I thought a thread to collect some of the learnings as I went along and provide an opportunity for others to share their hard earned knowledge.
As my father used to tell me," Experience is the best teacher, but it is also the most expensive."
He would also say “knowledge comes through bloody doorways”
Two things I learned about securing a piece being cut out.
- Placing the tabs on the long grain of the cutout, makes it easy to remove the stub of the tab with a block plane.
- Removing tabs is a pain, so don’t use them. Since I have a drum sander, I size my stock thicker than the final thickness. In the cutout contour I don’t cut all the way through (leaving 0.05 to 0.1 inch). Then sand the back of the piece on the drum sand until it separates itself from the stock.
Two things I learned about depth of cut
- Knowing the depth of cut on your cutter, when designing the depth of your features helps make for quicker machining steps. I had a big pocket (part of an advanced vcarve) that I didn’t realize was not an integer multiple of the depth of cut. This lead to a full cycle of cutting a very very small depth. I don’t recall the exact numbers but I think the last pass was 0.005 inches. Height I chose was arbitrary, so I could have eliminated that last pass. (though I should think about surface finish…but even with that knowing your cut depth can help you be deliberate)
- Pushing a downcut bit too hard can pull it out of the chuck. I had decided to try the downcut bit from the starter pack, but this was after playing with how aggressive I could get with the #201. The depth of cut was changing dynamically as the downcut was pulled further and further out of the chuck.(until it fell out). Even did this with the chuck tightly set. Down cuts probably need to be run less agressively. Perhaps I need to explore doing a downcut for a shallow starter pass and then switch to an up cut. (stuff I am still figuring out)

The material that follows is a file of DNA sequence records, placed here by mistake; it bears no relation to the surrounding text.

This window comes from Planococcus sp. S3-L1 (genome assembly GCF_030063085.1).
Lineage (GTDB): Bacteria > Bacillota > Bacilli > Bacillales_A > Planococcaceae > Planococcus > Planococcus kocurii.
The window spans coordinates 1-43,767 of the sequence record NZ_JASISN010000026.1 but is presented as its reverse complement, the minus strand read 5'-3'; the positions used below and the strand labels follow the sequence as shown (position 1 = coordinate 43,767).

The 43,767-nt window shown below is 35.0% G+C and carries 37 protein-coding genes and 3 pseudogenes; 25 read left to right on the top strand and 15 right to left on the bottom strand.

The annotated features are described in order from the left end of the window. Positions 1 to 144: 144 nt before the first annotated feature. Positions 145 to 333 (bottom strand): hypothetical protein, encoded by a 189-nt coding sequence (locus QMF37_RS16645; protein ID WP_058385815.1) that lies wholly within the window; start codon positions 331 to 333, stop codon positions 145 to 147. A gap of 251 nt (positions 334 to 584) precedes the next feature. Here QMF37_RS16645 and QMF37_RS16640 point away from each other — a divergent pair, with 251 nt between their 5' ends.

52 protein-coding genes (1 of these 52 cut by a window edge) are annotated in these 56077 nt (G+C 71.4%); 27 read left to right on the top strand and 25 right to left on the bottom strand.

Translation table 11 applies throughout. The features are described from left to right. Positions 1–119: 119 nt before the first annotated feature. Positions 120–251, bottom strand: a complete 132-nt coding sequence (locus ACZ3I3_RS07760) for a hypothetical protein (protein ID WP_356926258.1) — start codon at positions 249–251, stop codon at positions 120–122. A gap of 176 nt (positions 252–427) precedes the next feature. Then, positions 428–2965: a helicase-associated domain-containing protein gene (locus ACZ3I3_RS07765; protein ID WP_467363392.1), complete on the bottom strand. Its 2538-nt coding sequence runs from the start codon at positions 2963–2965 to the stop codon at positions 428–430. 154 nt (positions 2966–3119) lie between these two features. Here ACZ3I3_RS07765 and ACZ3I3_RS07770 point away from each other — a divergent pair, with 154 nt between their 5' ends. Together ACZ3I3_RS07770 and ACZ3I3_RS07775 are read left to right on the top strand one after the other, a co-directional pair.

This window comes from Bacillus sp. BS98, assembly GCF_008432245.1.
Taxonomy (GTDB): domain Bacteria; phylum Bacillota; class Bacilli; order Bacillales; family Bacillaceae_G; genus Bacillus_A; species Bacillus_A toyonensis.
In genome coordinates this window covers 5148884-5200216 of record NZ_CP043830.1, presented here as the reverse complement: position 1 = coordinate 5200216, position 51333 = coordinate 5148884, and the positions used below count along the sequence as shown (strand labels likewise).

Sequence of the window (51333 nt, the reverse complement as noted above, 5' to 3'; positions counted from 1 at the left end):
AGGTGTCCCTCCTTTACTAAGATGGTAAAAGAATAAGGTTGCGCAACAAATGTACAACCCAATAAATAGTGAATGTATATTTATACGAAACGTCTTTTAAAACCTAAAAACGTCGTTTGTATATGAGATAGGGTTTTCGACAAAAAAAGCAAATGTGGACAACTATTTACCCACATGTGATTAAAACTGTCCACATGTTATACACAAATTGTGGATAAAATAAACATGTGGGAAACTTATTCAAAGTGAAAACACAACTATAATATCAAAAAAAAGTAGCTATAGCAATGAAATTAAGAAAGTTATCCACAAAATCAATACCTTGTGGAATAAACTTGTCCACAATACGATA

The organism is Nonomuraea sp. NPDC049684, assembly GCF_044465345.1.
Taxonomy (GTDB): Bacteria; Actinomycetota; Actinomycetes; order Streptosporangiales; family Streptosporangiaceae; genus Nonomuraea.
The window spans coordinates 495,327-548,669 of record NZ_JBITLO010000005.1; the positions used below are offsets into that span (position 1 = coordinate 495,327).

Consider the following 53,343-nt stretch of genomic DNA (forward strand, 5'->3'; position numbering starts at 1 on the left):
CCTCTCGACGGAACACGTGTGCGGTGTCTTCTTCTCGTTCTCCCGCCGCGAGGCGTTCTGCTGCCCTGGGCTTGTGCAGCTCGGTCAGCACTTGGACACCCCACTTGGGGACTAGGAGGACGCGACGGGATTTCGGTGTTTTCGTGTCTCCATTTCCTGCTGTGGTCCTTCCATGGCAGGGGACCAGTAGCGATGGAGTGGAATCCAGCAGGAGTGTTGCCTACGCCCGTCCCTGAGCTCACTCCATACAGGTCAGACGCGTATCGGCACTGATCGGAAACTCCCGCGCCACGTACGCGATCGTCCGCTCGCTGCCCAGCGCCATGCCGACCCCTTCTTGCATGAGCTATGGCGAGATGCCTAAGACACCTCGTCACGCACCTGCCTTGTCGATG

Two things I learned about positioning stock
- If I have two projects I want to cut in a similar width board, I can cut one and then rotate the board 180 and then cut the other. This simplifies getting to the drum sander back sanding to release (see previous “two things I learned…”
- Having the code for the project extend past the range of cut for your CNC is a bad thing even if it is slightly over. I was working trying to make some door hangers for my office, and being the largest in the Y dimension I have cut, (and with an XL the shorter axis) I went over by maybe less than an inch. Loss of steps which shifted where everything thought it was.
My pretty fence now has a hook groove in it. I made it wide expecting to cut into it, I just forgot that everything on the front end, reduces space on the back end.
I started this thread, not only to document and share some of my learnings as a new Shapeoko user, but also to encourage folks to share what they have learned. I figured the “Two things I learned…” format would make it easy for folks to contribute.
I am happy to help folks learn from my mistakes (though I would prefer to learn from someone else’s )
Premise for this was two saying my father would tell me as I grew up.
“Knowledge comes through bloody doorways.”
“Experience is the best teacher, but also the most expensive.”
Tabs can also be easily removed using a flush cut router bit leaving a nice finish. I use a Amana 3/16" flush cut bit for removing tabs in 1/4" contours and it works great. I use a larger bit for tabs that are not in tight places.
When using F360 once you find the best cutting parameters for a given cutter and tool path in the material you are machining. Learn how to save and use tool path templates they can save you sooo much time it’s crazy. It saves you from having to set the feeds every time and you can have all the feeds from a proven setup saved. That way on the next job you bring in the template and select the new geometry for each path needed and delete any paths you don’t need.
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